But I was young and foolish then. I spent too much and was bad at managing it all.

Also London is expensive and I find everything really needs to be monitored otherwise it will get out of hand.
Plus today I have many subscriptions and automated payments, often for varying amounts on different days. The only way to be able to plan months in advance it to know exactly what I’m spending each month and exactly how much I have “left”.


I use the Summary tab for bills and to work out how much I may be able to save. All retail spend goes on credit cards, which I track via Moneyhub

Oooh! I have a relatively advanced setup for this, including investing and stuff too. I’ve been waiting for the perfect time to share this :wink::stuck_out_tongue_winking_eye:

During the month:

  • Move all money earned into a natwest savings account
  • Have Plum work in the background to take money out of my current account for savings
  • Actively use YNAB to track my spending and budgetting for stuff

At the end of the month, on the first monday after the new month has begun (when interest is paid):

  • move all money from previous month that isn’t spent into pots (holiday etc)
  • Move 80% of the money added in the previous month from my natwest account to Monzo
  • invest 40% of that money into a Vanguard LS80
  • Invest 10% into random stuff like crypto or stocks I think look nice. This is mainly just to deal with the fear of missing out
  • Budget it all in YNAB and try to move 10% of it to my holiday pot
  • Review my google spreadsheet of my Monzo expenses (IFFT) to see what i spent the most money on
  • Review my google sheet of all of my income to see if i can improve anywhere (i run a blog and stuff)
  • Review my google spreadsheet of how my networth is laid out and update it
  • Tell Plum to invest my money into something like Ratesetter

Some referral links if you like the sound of something! Would make me really happy if you used one of these links, they benefit both of us as well :grin::grin:



1 Like

I’ve mentioned how I manage my money many times and I’m sure people are getting bored of me talking about it :sweat_smile:

My salary enters account A and my bills come out of that account as usual. I have standing orders set weekly to automatically move money from account A to account B (Monzo in this case) for my spending and monthly to account C for my savings account. I should have an account D for yearly debits like @garete has (see below).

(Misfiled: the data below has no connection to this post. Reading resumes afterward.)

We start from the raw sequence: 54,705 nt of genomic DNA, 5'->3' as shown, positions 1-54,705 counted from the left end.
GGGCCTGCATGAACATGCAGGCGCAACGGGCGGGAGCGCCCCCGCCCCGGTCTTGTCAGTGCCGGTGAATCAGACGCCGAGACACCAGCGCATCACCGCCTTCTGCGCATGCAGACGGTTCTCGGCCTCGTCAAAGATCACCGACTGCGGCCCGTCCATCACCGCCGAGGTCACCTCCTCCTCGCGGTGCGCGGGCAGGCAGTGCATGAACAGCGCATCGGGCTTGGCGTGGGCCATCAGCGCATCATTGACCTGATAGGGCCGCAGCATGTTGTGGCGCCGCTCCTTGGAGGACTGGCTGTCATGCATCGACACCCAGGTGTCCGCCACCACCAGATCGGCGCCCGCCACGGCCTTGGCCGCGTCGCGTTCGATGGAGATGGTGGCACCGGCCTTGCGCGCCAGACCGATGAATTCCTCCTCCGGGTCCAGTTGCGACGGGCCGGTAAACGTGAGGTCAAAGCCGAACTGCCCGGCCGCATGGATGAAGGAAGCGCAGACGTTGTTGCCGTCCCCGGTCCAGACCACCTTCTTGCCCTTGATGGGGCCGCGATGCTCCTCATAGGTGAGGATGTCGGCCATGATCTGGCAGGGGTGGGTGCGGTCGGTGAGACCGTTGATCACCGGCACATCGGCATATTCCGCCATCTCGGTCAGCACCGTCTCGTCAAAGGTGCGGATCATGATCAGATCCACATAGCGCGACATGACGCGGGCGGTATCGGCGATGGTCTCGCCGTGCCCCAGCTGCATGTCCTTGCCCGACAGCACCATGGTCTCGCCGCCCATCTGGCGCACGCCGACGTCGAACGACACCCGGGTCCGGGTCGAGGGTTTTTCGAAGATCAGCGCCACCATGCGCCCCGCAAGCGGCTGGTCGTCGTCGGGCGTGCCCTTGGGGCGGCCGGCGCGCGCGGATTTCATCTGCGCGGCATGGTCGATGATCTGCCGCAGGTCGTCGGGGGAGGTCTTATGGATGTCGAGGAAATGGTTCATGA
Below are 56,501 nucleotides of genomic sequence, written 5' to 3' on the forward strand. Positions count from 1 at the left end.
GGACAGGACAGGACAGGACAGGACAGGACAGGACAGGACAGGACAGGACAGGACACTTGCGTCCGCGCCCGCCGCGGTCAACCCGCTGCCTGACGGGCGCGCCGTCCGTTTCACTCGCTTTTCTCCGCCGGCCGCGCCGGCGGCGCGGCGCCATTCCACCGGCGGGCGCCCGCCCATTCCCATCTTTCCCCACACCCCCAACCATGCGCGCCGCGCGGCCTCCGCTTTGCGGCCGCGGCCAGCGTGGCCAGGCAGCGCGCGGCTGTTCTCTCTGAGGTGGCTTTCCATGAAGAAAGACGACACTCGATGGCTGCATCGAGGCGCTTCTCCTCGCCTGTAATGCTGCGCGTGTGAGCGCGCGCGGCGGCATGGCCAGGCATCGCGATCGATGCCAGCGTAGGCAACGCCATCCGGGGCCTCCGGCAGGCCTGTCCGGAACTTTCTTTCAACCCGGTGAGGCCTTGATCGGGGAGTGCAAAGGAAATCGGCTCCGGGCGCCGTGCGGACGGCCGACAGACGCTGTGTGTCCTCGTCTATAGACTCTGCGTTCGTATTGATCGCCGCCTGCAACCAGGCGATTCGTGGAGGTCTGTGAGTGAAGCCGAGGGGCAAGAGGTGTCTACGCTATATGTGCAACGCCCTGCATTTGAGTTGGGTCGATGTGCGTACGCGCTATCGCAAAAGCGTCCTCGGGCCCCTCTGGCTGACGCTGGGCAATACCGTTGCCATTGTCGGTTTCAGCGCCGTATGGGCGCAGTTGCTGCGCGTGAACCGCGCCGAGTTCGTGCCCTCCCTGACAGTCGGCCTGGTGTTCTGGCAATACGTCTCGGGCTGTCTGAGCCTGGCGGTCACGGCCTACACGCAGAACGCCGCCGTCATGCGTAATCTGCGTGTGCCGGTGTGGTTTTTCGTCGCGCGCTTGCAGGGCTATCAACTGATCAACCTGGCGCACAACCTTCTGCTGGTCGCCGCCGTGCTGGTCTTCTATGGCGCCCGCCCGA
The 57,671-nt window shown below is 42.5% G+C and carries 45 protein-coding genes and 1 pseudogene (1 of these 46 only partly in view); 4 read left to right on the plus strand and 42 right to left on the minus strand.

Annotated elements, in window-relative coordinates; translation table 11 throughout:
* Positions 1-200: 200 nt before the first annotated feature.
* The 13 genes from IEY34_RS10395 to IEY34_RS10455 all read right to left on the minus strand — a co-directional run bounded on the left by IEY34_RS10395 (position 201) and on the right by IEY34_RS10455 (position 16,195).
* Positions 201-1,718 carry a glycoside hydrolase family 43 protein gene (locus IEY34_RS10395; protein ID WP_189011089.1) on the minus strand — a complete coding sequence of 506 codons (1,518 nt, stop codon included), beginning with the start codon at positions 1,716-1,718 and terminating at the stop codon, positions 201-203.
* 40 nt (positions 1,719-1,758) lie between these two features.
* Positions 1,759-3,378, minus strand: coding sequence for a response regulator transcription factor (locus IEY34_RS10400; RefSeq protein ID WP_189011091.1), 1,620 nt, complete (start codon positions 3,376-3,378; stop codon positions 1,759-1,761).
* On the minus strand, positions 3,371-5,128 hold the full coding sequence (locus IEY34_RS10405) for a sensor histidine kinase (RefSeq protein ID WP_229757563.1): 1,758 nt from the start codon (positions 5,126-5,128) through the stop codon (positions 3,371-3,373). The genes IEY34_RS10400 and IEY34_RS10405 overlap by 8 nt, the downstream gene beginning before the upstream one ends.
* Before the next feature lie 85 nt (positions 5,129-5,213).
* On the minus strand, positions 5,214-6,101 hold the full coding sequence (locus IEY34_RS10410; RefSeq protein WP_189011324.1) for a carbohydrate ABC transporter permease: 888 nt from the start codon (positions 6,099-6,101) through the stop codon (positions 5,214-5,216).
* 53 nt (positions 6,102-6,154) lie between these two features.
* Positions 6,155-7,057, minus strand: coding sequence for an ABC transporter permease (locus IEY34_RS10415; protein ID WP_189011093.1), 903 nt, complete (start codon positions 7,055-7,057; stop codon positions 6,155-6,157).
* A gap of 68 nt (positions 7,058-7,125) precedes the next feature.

When I run out of money in account B I have to wait until the next ‘weekly payday’. I could cheat, yes, but it physiologically helps better spread my payments as I only ever look at the balance of account B. I never look at the balance in account A, I treat it as if it isn’t there as any spare money is swept into my savings before payday and I get warning texts if it somehow is about to run out of money (which I designed the account to run a surplus).

With this method of conducting my finances I have saved over £21,000 in 2.5 years from a £30k salary and never use my overdraft anymore. Essentially, I try to imitate without actually paying for their service.

I’ve tried to use services like YNAB but I find its not worth the hassle when I can live within a fixed budget instead each week without thinking about bills at all because of making sure my main account is always in a surplus. I am thinking of moving to a daily budget instead in the future. @garete made an excellent illustration of his similar setup.


*Savings subject to your situation

I don’t have a spare £700 a month :laughing:

Now it’s setup and tweaked, I can mostly ignore it.
Though I am looking at moving some Yearly to a Monzo pot (a pain)

YNAB is the main tool I use. Used it on and off for a few years but been using it non-stop for around 18 months and really like how much oversight it gives me. Real eye opener to how much money I was just wasting away and not realising where it went. I use Monzo Pots to segregate some bits of money but set them as one account in YNAB. A tad confusing so I may just add them as separate accounts.